Some time ago University of Chicago economist Luigi Zingales wrote about a "horrifying joke" he heard from his colleagues that asked, "What's the difference between Japan and Greece?" The punchline was "three years." Now, even that seems too long.
The International Monetary Fund's July 14 forecast for Greece's debt as a share of gross domestic product in 2017 was almost 200 percent, up substantially from its April estimate of 151.8 percent.
That also passes through an intermediate forecast of 169.7 percent made in the framework of a preliminary draft debt sustainability analysis by the IMF on June 26.
The forecasts show Greece is edging closer to Japan's debt-to-GDP ratio, which is the highest in the world. Not only are the countries both archipelagos with storied histories, but they also seem to share a high and growing appetite for debt.
Looking at Greece's debt on a per-capita basis, however, paints a slightly less bleak picture. At the end of 2014 there was more than $35,000 of debt for every Greek citizen, according Eurostat, whereas in Japan it was about $79,000, Bloomberg calculations show. In the U.S., it reached about $56,600, based on data from the Treasury Department. With reference to the European countries, Greek citizens bear a public debt lower than their counterparts in Ireland, Belgium, Italy, Austria, the U.K. and France.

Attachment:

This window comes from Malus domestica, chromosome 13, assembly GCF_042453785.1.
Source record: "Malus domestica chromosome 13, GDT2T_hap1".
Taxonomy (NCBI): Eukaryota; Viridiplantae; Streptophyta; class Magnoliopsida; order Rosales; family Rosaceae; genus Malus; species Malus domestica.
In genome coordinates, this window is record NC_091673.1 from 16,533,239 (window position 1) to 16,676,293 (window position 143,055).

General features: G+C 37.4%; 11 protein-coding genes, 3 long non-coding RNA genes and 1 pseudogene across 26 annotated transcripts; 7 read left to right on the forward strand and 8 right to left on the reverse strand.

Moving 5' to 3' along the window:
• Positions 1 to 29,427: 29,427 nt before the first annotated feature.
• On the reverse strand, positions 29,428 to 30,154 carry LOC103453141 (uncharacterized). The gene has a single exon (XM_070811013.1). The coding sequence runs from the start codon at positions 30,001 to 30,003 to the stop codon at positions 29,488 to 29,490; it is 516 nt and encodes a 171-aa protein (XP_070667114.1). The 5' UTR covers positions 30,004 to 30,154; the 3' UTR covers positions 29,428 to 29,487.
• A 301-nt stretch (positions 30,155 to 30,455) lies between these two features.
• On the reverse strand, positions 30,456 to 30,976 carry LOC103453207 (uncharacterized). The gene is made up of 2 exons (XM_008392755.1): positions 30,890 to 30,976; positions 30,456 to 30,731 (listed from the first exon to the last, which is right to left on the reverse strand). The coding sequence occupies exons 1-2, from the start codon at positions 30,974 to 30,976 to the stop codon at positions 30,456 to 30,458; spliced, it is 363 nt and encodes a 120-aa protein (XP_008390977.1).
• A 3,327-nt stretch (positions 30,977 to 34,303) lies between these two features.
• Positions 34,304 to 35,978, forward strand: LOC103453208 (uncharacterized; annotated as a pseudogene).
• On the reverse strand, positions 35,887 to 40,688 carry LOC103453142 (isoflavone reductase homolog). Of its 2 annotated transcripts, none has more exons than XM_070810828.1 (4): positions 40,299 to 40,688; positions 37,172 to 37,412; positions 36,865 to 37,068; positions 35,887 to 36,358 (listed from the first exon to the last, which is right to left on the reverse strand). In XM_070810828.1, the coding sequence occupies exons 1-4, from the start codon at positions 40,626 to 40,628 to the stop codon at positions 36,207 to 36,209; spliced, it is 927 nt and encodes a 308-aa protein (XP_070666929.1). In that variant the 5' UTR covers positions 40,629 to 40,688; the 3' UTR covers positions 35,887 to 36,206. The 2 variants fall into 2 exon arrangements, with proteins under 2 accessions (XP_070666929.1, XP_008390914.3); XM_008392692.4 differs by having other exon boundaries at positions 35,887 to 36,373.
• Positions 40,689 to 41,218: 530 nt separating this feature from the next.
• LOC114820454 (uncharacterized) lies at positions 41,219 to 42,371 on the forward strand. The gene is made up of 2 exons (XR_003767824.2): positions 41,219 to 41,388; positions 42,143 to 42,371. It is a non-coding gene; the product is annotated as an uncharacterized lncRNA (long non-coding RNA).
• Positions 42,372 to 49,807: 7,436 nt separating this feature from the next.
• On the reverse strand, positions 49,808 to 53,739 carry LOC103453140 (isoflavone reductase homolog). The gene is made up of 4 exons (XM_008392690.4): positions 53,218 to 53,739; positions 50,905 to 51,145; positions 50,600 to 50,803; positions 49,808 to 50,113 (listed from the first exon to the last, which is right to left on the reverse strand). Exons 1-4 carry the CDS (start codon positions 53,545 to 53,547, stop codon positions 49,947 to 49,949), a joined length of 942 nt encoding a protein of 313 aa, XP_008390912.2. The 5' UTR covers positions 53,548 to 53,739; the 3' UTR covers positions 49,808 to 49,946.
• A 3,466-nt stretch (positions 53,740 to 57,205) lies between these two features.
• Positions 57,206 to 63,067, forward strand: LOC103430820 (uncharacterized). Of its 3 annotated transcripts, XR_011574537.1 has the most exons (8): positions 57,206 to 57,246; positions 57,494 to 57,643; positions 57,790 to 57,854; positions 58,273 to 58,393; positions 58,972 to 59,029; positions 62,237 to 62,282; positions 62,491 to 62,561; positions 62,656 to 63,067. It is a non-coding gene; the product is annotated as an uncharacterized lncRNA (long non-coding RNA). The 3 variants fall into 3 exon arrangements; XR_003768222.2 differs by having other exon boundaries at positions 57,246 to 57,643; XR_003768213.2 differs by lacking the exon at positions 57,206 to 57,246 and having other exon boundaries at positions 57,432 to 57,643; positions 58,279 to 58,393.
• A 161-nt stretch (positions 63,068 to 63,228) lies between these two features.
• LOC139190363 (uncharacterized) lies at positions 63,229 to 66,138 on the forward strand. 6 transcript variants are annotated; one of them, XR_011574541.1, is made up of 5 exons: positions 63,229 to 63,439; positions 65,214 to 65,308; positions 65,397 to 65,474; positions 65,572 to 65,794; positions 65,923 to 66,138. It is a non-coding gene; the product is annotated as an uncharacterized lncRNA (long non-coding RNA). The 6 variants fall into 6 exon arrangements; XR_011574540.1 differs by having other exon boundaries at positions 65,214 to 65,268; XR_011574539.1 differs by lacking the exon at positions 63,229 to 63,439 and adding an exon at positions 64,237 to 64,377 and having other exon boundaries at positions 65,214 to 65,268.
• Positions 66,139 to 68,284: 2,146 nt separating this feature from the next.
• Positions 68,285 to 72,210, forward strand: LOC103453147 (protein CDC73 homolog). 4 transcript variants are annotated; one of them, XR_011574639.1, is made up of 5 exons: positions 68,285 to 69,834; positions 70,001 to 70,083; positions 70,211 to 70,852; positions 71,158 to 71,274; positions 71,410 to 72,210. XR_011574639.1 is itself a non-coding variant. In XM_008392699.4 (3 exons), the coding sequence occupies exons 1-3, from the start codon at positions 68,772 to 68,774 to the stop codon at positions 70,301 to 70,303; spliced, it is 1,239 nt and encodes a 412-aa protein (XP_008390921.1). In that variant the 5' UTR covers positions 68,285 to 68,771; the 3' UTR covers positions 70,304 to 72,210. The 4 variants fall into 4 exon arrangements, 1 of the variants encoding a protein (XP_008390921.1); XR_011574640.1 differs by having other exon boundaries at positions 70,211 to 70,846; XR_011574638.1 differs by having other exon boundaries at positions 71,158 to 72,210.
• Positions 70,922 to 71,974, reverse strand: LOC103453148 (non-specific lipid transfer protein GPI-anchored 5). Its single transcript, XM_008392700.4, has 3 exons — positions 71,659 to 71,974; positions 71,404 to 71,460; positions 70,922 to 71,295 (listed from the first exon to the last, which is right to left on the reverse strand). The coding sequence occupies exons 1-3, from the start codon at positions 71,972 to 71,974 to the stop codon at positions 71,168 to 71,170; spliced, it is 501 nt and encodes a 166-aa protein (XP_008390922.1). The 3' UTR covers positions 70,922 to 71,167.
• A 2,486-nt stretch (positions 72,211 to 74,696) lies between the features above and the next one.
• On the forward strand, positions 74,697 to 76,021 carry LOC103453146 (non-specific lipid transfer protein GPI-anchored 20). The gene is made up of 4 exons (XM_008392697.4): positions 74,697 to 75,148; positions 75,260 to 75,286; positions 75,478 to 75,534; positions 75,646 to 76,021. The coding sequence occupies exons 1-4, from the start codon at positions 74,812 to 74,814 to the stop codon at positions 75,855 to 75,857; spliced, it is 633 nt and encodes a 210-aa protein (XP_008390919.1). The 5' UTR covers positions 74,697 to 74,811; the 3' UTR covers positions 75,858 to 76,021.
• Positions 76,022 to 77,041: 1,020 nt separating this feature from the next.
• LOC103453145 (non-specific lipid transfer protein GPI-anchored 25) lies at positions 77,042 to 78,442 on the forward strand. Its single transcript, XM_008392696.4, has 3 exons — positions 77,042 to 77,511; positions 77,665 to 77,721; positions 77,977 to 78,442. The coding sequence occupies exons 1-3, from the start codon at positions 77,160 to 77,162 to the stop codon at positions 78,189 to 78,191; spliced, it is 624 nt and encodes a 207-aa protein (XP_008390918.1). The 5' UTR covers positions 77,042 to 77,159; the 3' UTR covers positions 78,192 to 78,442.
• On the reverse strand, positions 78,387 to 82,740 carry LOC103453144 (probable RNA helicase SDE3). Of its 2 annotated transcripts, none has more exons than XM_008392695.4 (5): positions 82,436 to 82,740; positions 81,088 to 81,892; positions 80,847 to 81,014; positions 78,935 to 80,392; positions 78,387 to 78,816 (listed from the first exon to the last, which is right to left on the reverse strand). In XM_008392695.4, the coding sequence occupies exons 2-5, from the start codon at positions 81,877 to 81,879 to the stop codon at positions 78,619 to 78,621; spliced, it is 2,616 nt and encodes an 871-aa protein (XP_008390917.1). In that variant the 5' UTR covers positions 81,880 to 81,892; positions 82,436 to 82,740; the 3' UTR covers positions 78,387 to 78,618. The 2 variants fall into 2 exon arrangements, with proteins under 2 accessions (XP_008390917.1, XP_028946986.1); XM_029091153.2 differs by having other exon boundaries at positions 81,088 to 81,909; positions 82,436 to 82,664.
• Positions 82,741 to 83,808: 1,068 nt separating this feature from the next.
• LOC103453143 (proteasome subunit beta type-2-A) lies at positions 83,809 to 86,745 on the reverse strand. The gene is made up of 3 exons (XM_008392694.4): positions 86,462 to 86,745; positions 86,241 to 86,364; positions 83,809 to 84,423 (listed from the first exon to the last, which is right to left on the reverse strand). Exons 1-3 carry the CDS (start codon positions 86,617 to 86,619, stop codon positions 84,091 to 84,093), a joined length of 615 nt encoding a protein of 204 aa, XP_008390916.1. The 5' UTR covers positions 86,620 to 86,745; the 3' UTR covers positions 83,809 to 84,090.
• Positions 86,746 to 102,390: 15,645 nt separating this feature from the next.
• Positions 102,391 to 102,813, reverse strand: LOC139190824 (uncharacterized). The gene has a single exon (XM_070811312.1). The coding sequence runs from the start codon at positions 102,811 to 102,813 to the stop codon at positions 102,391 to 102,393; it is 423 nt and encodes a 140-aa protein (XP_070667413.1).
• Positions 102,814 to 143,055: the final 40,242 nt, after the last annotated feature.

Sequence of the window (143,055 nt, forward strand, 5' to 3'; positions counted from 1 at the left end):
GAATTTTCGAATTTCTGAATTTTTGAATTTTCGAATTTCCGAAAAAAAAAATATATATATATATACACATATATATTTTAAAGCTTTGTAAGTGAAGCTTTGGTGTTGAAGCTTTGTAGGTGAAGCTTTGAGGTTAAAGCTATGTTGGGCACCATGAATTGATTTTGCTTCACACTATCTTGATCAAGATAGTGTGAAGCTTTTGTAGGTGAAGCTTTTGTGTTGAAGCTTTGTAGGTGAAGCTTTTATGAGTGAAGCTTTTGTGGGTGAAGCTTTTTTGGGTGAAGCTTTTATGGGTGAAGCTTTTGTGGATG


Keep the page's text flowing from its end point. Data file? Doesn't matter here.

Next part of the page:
The IMF bent its own rules on debt sustainability in 2010 by approving a bailout of $38 billion for Greece. At the time, it was the biggest loan program in the history of the fund relative to a country's shares in the institution.
Greece secured a second bailout of $36 billion in 2012. The country owes the IMF $26 billion from the funds it has drawn. The 2012 bailout expires in March.
— With Andrew Mayeda.
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